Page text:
Noxxon Sat Finds Your Bus in Brazil with Google Cloud Platform

“Where’s the bus?” That question is asked millions of times each day by commuters in big cities, sometimes patiently… and sometimes not. That same question is also asked by transit companies who own the buses and who are tasked with ensuring that every vehicle is exactly where it’s supposed to be. That’s a huge challenge for every city, but São Paulo, Brazil — the world’s 10th largest metropolis — depends on its metro buses to transport its population of 20.9 million spread out over 7,943 km2 (3067 square miles). Thanks to Noxxon Sat, the company managing the metropolitan transport, its licensees and passengers can monitor the 6,000 buses, day and night, through applications based on Google Cloud Platform.


Since 2007, Noxxon Sat Telecomumicações has offered geo-tracking hardware for São Paulo’s buses, based on installing and maintaining hardware modules with GPS receivers and cellular data transmitters placed in each vehicle. The data from each bus radio transceiver was delivered from the cellular data network to Noxxon Sat’s data center, and from there was shared with its customers, the city’s transit providers, who processed the data with third-party software.

About five years ago, several of Noxxon Sat’s transit customers asked for a complete solution for bus location data processing and analytics. In response, the company began designing the solution, but ran into issues, explains Fábio Amaral, IT Director, particularly around building out a data center to run the software and provide an interface for the bus companies. A big part of the problem was capacity planning: “We needed to know how many computers we’d need in our data center,” he says.

Beyond the hardware, much of the software that Noxxon Sat needed would be expensive and time-consuming to create or license, such as databases, analytics engines, mapping engines and user-interface systems. Scalability was also a big concern. Noxxon Sat had no idea how many bus companies would want to use its end-to-end solution; some might wish to stick with their older third-party solution. Therefore, Noxxon Sat needed to be able to start small and grow elastically as more customers signed up for the service.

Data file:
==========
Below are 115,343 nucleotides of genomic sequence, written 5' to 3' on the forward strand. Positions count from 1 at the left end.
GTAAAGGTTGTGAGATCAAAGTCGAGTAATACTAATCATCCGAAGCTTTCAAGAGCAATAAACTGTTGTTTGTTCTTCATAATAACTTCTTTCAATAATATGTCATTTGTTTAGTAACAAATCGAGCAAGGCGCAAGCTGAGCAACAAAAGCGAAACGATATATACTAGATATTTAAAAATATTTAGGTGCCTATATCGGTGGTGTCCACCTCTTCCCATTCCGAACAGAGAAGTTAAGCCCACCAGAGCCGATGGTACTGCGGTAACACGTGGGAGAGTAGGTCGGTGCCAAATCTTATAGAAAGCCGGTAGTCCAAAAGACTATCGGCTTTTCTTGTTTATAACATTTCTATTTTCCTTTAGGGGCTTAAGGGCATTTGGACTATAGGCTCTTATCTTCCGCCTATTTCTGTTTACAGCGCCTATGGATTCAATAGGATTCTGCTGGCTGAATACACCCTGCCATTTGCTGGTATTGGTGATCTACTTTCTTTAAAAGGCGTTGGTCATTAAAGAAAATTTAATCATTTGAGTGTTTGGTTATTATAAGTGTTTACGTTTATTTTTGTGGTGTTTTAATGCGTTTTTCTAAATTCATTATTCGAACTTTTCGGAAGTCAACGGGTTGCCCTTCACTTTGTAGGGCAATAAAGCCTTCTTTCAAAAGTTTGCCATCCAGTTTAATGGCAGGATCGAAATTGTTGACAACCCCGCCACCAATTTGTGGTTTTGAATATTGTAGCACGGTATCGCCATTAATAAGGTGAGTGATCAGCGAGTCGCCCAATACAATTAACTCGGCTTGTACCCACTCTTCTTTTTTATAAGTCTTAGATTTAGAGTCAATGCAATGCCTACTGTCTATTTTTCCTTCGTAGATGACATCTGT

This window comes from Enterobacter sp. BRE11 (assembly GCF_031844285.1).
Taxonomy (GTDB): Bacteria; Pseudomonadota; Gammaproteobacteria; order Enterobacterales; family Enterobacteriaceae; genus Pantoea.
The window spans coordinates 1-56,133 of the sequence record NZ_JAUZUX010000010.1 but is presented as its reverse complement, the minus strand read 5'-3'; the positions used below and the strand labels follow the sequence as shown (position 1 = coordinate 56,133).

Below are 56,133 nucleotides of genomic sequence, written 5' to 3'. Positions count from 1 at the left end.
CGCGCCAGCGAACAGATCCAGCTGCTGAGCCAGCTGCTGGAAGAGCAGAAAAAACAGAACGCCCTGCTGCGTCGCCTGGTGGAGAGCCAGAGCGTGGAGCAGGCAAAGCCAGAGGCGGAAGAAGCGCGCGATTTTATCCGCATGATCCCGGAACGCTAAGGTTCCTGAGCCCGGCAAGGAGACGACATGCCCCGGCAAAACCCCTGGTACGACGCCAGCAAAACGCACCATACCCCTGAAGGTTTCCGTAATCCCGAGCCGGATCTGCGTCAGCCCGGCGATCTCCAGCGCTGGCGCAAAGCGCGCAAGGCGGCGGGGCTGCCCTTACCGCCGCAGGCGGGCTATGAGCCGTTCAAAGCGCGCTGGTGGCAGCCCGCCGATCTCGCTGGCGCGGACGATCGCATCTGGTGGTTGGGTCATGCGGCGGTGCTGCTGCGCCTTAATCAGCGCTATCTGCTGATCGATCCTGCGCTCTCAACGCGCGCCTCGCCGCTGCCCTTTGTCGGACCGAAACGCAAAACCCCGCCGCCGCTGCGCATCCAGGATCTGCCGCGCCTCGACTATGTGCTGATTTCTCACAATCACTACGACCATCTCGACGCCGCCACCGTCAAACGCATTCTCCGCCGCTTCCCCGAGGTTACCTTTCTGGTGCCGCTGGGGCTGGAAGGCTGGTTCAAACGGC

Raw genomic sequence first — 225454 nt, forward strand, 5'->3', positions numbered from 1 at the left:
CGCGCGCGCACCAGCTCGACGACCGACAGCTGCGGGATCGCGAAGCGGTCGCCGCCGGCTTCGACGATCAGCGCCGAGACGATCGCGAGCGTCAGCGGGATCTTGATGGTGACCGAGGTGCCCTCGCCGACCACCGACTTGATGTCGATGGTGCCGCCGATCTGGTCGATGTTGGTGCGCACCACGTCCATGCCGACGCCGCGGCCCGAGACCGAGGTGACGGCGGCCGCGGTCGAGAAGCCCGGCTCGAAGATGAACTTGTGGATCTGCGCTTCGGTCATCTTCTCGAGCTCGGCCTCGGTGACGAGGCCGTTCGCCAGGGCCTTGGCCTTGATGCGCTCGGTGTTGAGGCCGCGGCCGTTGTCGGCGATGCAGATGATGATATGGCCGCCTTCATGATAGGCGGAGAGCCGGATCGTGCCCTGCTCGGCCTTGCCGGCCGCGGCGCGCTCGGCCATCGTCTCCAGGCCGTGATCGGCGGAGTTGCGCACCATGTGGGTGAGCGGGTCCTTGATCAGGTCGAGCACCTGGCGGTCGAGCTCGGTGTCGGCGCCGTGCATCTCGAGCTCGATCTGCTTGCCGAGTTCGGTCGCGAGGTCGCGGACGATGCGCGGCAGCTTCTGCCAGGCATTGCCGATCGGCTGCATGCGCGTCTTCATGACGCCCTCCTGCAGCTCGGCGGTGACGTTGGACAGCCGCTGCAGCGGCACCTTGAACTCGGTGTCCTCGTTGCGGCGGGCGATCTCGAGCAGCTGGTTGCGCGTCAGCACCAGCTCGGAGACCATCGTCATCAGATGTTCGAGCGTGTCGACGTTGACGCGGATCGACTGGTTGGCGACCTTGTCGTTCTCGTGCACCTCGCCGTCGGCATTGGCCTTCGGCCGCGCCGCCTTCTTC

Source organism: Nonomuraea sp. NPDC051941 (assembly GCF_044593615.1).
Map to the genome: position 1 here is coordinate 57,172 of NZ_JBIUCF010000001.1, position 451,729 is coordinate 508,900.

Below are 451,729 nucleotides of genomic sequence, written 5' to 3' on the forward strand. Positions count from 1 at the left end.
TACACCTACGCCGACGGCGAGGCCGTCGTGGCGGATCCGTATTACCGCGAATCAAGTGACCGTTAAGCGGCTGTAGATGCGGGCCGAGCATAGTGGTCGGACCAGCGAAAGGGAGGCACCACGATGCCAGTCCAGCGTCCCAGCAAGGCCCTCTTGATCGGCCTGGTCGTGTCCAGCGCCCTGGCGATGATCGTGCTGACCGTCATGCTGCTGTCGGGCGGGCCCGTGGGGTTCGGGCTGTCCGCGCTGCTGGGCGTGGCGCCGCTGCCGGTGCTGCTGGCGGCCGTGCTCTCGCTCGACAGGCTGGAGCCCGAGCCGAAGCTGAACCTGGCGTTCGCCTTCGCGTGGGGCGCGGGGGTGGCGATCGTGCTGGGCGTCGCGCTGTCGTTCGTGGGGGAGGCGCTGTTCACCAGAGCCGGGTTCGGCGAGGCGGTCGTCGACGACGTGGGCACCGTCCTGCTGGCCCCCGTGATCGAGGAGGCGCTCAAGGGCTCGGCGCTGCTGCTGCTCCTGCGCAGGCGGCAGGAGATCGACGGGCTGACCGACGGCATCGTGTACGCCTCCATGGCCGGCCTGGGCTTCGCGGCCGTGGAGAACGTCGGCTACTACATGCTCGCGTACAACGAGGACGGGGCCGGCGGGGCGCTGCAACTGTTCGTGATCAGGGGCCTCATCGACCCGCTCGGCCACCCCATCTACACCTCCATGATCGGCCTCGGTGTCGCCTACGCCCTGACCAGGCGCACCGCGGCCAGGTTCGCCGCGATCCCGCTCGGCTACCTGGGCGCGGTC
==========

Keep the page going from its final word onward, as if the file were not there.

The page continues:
Communications infrastructure was an additional concern, adds Amaral. Internet access in Brazil, even in São Paulo, the nation’s biggest city, was not robust and reliable enough to host an on-site data center with the uptime transit companies would require in order to have confidence in the mission-critical service.


Noxxon Sat decided to build and host its bus-tracking system in the cloud, thereby addressing the capital investment, scalability and connectivity issues. Amaral and his team evaluated several cloud platforms, and chose Google Cloud Platform because of the minimal day-to-day administration required by the 60-person company’s small IT staff. For example, on competing platforms the process of configuring and scaling virtual machines was complicated, but “Google makes it easy and automatic,” Amaral says.

The foundations of the Noxxon Sat online tracking system is Google App Engine for processing the telemetry data being received from the buses and Google Cloud Datastore to hold current and historic data retained for trend analysis. Currently, Cloud Datastore holds 13 terabytes of aggregate data for Noxxon Sat.

App Engine also hosts the browser-based user interface that transit companies access. In addition, Noxxon Sat uses Google BigQuery to provision an analytic dashboard for its customers, and offers real-time map overlays using the Google Map APIs.

The number of App Engine virtual machines processing the vehicle telemetry scales automatically, says Amaral, ranging from 140-150 VMs at peak telecommuting hours to 100 VM off-peak to only half a dozen late at night, when few buses are running. Google’s autoscaling functionality saves Noxxon Sat significant money, he says. With other cloud providers, administrators would need to manually launch, provision and close virtual machines, which would probably not be as efficient, and would also require additional round-the-clock IT staffing.


The Noxxon Sat real-time bus monitoring and analytics platform went online in 2012, and Amaral is delighted with the reliability of Google Cloud Platform, which is hosted in data centers in the United States. “The service level agreement called for 99.99% uptime, and that has been exceeded,” he says.

He also enjoys the dynamic scalability. “If we have to double or triple the number of buses because we close a really big contract, we don’t have to be worried because Google will just scale. We won’t need to make any upfront investment,” Amaral says. He also estimates that using Google Cloud Platform, ongoing operational IT costs are at least 20% lower than if Noxxon Sat had to host the application in a traditional data center.

“The biggest result is that App Engine made the project possible. Without it, this project wouldn’t have been feasible.”